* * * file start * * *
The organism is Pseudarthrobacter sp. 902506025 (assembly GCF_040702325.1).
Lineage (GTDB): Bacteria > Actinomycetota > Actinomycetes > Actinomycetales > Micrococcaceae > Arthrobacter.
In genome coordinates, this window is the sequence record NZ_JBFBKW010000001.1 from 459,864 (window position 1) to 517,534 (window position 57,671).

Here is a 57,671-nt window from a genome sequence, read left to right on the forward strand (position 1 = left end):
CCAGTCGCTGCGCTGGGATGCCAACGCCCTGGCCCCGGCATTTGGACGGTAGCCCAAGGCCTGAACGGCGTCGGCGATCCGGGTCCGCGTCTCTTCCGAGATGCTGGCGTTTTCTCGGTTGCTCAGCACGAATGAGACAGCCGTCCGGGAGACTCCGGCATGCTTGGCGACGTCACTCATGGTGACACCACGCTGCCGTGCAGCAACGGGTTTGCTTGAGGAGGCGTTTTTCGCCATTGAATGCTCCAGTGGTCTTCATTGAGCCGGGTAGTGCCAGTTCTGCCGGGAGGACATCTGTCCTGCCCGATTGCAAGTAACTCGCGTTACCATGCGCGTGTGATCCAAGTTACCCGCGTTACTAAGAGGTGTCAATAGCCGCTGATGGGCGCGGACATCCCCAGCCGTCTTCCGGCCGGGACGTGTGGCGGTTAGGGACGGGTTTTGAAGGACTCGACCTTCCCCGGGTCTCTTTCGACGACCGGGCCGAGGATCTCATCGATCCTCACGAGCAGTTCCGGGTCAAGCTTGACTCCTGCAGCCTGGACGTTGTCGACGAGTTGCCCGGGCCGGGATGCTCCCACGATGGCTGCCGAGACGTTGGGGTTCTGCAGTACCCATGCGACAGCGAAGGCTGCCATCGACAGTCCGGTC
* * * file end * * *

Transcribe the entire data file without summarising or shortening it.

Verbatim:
The organism is Pseudarthrobacter sp. 902506025 (assembly GCF_040702325.1).
Lineage (GTDB): Bacteria > Actinomycetota > Actinomycetes > Actinomycetales > Micrococcaceae > Arthrobacter.
In genome coordinates, this window is the sequence record NZ_JBFBKW010000001.1 from 459,864 (window position 1) to 517,534 (window position 57,671).

Here is a 57,671-nt window from a genome sequence, read left to right on the forward strand (position 1 = left end):
CCAGTCGCTGCGCTGGGATGCCAACGCCCTGGCCCCGGCATTTGGACGGTAGCCCAAGGCCTGAACGGCGTCGGCGATCCGGGTCCGCGTCTCTTCCGAGATGCTGGCGTTTTCTCGGTTGCTCAGCACGAATGAGACAGCCGTCCGGGAGACTCCGGCATGCTTGGCGACGTCACTCATGGTGACACCACGCTGCCGTGCAGCAACGGGTTTGCTTGAGGAGGCGTTTTTCGCCATTGAATGCTCCAGTGGTCTTCATTGAGCCGGGTAGTGCCAGTTCTGCCGGGAGGACATCTGTCCTGCCCGATTGCAAGTAACTCGCGTTACCATGCGCGTGTGATCCAAGTTACCCGCGTTACTAAGAGGTGTCAATAGCCGCTGATGGGCGCGGACATCCCCAGCCGTCTTCCGGCCGGGACGTGTGGCGGTTAGGGACGGGTTTTGAAGGACTCGACCTTCCCCGGGTCTCTTTCGACGACCGGGCCGAGGATCTCATCGATCCTCACGAGCAGTTCCGGGTCAAGCTTGACTCCTGCAGCCTGGACGTTGTCGACGAGTTGCCCGGGCCGGGATGCTCCCACGATGGCTGCCGAGACGTTGGGGTTCTGCAGTACCCATGCGACAGCGAAGGCTGCCATCGACAGTCCGGTC